BW: So what, if any, social stigma is associated with mental illness in Pakistan?
KE: The concept of mental health in Pakistan was closely related to lunacy. As a boy growing up, I heard many stories of relatives who had been taken over by Jinns or spirits. They were locked up in remote outhouses and never let out. Although some progress has been made since those days, the concept of Jinns and spirits taking over your body still widely exists.
A popular treatment is going to a priest, wearing holy amulets and drinking holy water. The harshest treatment, still carried out in villages, is to be tied to a tree outside the tomb of some local saint and then left there for days or weeks until the Jinn decides to leave your body or is ordered out by the dead saint.
BW: Does such stigma, fundamentalism, or any other cultural issue impact your ability to successfully treat patients?
KE: The treatment of mental illness does not face the same hurdles as, say, inoculation, which is resisted by some on pseudoreligious grounds. But people can frequently delay getting their family members proper medical treatment by taking them to mosques and other religious places for faith healing. By the time some patients reach the hospital, their cases may have become chronic.
BW: How are you funded? What financial support is necessary to your continued operation and growth?
KE: The hospital is mostly funded through donations. Three types of institutions have been extremely helpful in this and it was a big advantage to have on our board former chief executives of multinationals in Pakistan. Our main fundraising has four components: multinationals, the Rotary Club in Karachi, the Infaq Foundation — a prominent charitable foundation of Pakistan based in Karachi — and individuals, mostly in the form of zakat, which is an obligatory form of giving that Muslims practice — 2.5 percent of each Muslim’s savings each year [is donated to charity]. The total annual cost of running the hospital is $400,000. This is a lot for Pakistan, but nothing in relation to what it would cost to deliver the same services in the U.S. In the third world, a little goes a long way.
BW: How many people are you currently helping?
KE: Although Karwan has 100 beds for inpatients, it has a busy outpatient department which sees 10,000 patients a year, and a satellite clinic which sees another 5,000 patients a year.
BW: What are your goals for the future of your institution?
KE: My second sister, who lives in New Jersey, and I decided to import know-how from the U.S. and train the staff in concepts that were not available in Pakistan. We set up a 17-week training course in rehabilitation for Karwan and conducted it almost exclusively through Skype. Ten people graduated from the course. Professors from the university have traveled twice to Karachi to meet face to face with their students. This they did in spite of the risk to Americans because of the law-and-order situation in Pakistan.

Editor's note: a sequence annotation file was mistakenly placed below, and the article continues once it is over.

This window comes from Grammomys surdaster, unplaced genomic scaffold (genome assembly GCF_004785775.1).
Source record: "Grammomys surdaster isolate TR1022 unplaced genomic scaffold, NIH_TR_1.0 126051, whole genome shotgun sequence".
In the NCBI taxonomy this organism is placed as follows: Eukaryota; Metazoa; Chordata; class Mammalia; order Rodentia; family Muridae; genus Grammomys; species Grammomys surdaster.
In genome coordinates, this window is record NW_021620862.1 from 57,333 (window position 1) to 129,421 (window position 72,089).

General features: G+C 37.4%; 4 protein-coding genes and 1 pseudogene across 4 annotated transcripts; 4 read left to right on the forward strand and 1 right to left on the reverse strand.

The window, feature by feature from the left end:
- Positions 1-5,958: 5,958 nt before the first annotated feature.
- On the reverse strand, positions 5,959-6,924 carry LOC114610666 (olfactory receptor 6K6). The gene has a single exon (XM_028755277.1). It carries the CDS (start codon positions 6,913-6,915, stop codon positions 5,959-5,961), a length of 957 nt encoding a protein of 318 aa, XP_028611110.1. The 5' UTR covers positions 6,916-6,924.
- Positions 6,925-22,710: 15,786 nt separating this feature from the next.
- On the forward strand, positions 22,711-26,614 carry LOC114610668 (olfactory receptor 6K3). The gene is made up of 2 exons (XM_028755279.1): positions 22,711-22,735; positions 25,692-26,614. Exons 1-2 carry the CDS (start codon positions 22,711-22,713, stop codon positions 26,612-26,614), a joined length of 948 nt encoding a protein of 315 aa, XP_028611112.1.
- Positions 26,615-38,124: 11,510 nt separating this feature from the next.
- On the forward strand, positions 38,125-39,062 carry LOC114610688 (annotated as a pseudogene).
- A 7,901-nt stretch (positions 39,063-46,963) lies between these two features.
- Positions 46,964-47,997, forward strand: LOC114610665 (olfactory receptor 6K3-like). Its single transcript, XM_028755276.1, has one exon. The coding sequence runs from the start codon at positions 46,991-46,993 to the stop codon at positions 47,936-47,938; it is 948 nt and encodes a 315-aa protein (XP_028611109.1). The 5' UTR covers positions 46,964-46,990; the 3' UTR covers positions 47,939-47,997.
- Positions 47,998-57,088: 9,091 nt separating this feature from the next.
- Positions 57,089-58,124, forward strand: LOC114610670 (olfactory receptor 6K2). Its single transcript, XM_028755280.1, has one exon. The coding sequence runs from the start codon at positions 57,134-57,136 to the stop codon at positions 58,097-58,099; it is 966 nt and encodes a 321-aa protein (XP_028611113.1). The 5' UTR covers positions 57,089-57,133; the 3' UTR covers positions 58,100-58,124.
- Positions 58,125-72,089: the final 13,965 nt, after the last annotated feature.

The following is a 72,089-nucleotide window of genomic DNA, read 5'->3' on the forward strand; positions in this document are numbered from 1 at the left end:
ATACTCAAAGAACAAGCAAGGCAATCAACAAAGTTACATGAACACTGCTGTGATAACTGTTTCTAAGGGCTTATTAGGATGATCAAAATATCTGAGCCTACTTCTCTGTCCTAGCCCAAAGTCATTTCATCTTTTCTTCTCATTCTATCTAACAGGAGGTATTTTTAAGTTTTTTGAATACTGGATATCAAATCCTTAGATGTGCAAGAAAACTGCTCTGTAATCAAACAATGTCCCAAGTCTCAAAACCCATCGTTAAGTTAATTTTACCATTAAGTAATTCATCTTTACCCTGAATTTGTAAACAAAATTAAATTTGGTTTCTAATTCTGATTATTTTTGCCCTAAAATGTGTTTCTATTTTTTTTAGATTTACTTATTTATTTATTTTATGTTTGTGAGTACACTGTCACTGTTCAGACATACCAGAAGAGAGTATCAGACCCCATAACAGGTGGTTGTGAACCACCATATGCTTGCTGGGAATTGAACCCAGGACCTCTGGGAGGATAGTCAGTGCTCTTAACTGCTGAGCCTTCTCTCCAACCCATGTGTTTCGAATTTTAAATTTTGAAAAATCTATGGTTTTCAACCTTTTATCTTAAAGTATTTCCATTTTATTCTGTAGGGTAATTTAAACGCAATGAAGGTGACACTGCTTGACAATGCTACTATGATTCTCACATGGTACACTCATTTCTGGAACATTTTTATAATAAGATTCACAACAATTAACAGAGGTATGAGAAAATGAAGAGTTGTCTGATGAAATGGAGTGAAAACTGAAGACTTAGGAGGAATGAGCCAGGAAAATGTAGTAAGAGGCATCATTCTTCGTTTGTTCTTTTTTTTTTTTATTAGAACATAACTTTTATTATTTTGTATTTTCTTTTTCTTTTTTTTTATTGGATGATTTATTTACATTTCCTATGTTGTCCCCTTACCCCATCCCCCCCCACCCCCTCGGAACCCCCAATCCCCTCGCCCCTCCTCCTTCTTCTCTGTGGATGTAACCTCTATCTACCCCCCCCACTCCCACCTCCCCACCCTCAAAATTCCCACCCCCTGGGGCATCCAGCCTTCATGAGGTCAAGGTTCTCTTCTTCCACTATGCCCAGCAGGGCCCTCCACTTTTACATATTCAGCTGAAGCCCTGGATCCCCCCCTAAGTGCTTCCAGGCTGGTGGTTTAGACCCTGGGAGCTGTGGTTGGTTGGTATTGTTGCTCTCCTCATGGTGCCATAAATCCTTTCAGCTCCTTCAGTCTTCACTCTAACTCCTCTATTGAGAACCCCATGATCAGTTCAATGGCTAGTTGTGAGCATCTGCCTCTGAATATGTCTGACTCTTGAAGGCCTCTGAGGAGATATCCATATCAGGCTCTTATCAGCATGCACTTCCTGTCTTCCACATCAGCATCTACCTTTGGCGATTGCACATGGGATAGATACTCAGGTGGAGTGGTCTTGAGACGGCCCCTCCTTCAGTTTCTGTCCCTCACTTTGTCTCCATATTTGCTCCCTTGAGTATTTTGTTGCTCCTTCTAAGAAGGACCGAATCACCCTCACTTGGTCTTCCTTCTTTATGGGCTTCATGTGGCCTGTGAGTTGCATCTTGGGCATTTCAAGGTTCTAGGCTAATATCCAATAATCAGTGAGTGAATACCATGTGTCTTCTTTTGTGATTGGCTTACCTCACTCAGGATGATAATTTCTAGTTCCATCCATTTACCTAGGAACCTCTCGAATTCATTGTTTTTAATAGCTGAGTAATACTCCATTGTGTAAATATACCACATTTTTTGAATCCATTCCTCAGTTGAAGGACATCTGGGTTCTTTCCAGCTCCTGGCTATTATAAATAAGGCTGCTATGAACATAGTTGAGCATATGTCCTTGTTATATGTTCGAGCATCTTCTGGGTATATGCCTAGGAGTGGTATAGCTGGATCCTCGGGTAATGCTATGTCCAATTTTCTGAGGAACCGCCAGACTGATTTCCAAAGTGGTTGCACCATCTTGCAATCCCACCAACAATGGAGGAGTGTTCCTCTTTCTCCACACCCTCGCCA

Before this course, Karwan was hospitalizing people but had no idea what to advise them once the critical phase was over. The concept of rehabilitation, which is somewhat new even to the U.S., is based on three practices: illness management and recovery, family psychoeducation, and individual case management.
BW: What is your vision for mental health services in Pakistan, and the region, in an ideal future?
KE: During my last visit to Pakistan, in November 2009, I was able to start another project which had always been at the back of my mind: setting up a halfway house for the purposes of rehabilitation. This facility would be different from Karwan, not only in its concept, but also that it would be run exclusively by my sister and [me]. It would also be different in that aside from seed money it would be fully self-sustaining, as it would not cater to the poor and its fees would be based on recovering its costs.
Karwan had the choice to expand quantitatively or qualitatively and it chose to focus on quality for now. There are immense opportunities for opening satellite clinics across Karachi so as to make the service available to a greater number of people. But without adequately trained staff, the clinics could not offer good advice or treatment.
A lot of work is being done by private individuals, but the government is conspicuous by its absence. We now have possession of a six-bedroom house in Karachi, and within six weeks have been able to raise $25,000 of the $50,000 that we anticipate needing for seed money. None of the money has been raised from Karwan donors. The biggest challenge is how to manage a high-quality facility in Pakistan when we are in the U.S.
Clearly, a lot more work needs to be done to create awareness about mental health. This can be done by involving the media. There is also the need to develop local leaders and sponsors who are passionate about this subject. There are a lot of people involved who run NGOs in the area of health, but there are hardly any in the area of mental health. The fact that there will now be two models for them to emulate should make things easier.
We have also focused on getting the University of Karachi to offer [a] master’s in social work with an emphasis on psychology. There is a great need to turn out more nurses, psychologists, occupational therapists in the area of psychiatry. A greater awareness through the media may help to both mobilize the government and make more money available through donations.
I am not aware what international agencies like UNICEF and UNDP are doing, but they do not appear to be focused on mental health. The Gates Foundation does not work in Pakistan, perhaps because of the law-and-order situation. For the time being, this issue is left to individuals who are passionate about this subject.